We returned to his house, and before my departure we united in prayer. His wife, through weakness, had not risen. In her chamber we met in the last act of worship in which we were to unite on earth. I commended him and his family to the care of God. As I left her I cheered her with the hope that her days of trial were nearly over and that more tranquil hours were at hand. Cheered by these hopes I bade them and my other friends farewell, and began my journey homeward. On my way I heard passing rumors of a meditated attack on the store, but gave them no weight. The events of a few hours proved them but too well founded.

  Of the tragical catastrophe I was not a spectator; but after careful inquiry of eyewitnesses* I shall proceed to narrate the leading facts.

  From the statement of the mayor it seems that an attack was apprehended; and that the matter was laid before the common council, and that they did not deem it necessary to take any action on the subject.

  On account of the fatigue and watching of the preceding night, most of the defenders of the press who were in the store the night before were absent; and others took their place. The number was larger than at first intended in consequence of an increased apprehension of an attack. Their apprehensions were realized. An attack was commenced at about ten o'clock at night.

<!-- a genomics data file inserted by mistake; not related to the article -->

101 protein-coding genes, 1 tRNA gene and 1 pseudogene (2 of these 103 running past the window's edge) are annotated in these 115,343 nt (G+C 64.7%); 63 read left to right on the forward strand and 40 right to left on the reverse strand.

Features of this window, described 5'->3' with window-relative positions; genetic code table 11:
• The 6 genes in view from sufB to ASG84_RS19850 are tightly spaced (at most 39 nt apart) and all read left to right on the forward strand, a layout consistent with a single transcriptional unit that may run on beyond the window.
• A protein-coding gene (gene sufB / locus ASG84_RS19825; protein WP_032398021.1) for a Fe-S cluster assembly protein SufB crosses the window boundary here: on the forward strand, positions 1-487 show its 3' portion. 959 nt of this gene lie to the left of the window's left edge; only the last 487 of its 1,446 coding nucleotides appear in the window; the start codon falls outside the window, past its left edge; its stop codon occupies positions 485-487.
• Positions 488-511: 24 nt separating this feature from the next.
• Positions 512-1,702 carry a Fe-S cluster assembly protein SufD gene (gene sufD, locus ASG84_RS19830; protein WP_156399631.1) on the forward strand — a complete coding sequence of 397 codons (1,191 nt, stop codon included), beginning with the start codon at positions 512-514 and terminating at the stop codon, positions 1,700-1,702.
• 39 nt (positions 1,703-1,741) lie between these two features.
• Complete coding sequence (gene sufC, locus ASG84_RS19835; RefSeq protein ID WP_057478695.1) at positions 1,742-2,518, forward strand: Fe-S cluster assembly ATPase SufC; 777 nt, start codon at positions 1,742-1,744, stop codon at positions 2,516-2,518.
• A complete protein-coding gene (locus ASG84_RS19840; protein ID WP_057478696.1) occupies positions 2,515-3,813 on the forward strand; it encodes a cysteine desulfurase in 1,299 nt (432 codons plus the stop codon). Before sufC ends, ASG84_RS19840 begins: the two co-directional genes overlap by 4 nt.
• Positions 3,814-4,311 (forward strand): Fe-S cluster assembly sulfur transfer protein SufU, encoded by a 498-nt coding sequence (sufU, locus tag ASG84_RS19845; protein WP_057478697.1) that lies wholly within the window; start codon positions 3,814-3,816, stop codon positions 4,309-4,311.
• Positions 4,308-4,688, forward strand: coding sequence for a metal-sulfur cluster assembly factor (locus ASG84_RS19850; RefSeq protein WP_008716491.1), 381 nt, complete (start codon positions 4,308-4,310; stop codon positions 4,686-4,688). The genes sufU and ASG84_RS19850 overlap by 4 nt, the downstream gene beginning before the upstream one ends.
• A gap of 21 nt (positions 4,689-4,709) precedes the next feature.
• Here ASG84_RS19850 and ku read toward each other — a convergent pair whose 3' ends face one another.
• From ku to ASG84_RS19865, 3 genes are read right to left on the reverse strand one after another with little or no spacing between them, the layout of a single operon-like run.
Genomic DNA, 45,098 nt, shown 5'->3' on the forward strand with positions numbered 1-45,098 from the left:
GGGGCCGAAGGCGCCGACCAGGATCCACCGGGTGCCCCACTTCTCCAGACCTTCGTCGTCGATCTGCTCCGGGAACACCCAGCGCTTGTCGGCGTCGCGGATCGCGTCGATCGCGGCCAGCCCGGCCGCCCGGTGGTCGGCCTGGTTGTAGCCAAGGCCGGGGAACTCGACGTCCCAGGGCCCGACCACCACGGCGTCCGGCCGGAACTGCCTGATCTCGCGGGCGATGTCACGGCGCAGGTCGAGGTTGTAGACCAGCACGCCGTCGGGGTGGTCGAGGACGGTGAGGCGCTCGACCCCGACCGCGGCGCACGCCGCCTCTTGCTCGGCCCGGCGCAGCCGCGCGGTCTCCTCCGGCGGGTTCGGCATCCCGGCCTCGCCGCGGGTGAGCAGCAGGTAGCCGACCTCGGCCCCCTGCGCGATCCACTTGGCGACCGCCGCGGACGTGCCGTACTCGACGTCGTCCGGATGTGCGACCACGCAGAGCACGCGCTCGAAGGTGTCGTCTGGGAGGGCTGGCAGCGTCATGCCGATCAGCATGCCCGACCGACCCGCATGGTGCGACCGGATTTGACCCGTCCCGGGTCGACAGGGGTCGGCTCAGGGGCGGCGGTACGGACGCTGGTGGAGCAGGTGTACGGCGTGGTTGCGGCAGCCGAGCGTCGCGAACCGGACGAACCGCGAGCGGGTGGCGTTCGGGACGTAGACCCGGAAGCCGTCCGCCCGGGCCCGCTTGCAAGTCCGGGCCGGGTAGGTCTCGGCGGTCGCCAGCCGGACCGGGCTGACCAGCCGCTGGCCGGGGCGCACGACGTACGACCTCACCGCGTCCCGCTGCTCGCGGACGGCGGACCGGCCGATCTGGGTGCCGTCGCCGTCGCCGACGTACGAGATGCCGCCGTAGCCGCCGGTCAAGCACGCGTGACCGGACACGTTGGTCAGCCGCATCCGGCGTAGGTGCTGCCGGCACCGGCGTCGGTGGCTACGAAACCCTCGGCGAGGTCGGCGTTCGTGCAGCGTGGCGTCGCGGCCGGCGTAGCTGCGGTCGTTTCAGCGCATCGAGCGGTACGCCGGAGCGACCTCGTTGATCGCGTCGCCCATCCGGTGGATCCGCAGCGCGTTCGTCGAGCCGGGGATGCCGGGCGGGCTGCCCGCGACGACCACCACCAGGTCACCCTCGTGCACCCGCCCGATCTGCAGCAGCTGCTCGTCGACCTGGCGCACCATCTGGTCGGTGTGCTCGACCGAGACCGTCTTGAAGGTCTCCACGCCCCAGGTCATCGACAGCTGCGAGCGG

In order to render the narrative more clear, it is necessary to say a few words concerning the structure and location of the store. It consisted of two long stone buildings, side by side, in one block, extending from the landing in Water Street back to Second Street, with doors and windows at each gable end, but with no windows at the sides. Hence it can be defended at the ends from within, but not at the sides. The roofs are of wood. The lots on each side being vacant, these stores form a detached block, accessible on every side.

  About ten o'clock a mob, already armed, came and formed a line at the end of the store in Water Street, and hailed those within. Mr. Gilman opened the end door of the third story and asked what they wanted. They demanded the press. He, of course, refused to give it up; and earnestly entreated them to use no violence. He told them that the property was committed to his care, and that they should defend it at the risk and sacrifice of their lives. At the same time they had no ill will against them, and should deprecate doing them an injury. One of them, a leading individual among the friends of free inquiry at the late convention, replied, that they would have it at the sacrifice of their lives, and presented a pistol at him: upon which he retired.

  They then went to the other end of the store and commenced an attack. They demolished two or three windows with stones and fired two or three guns. As those within threw back the stones, one without was distinctly recognized and seen taking aim at one within: for it was a moonlight evening, and persons could be distinctly seen and recognized.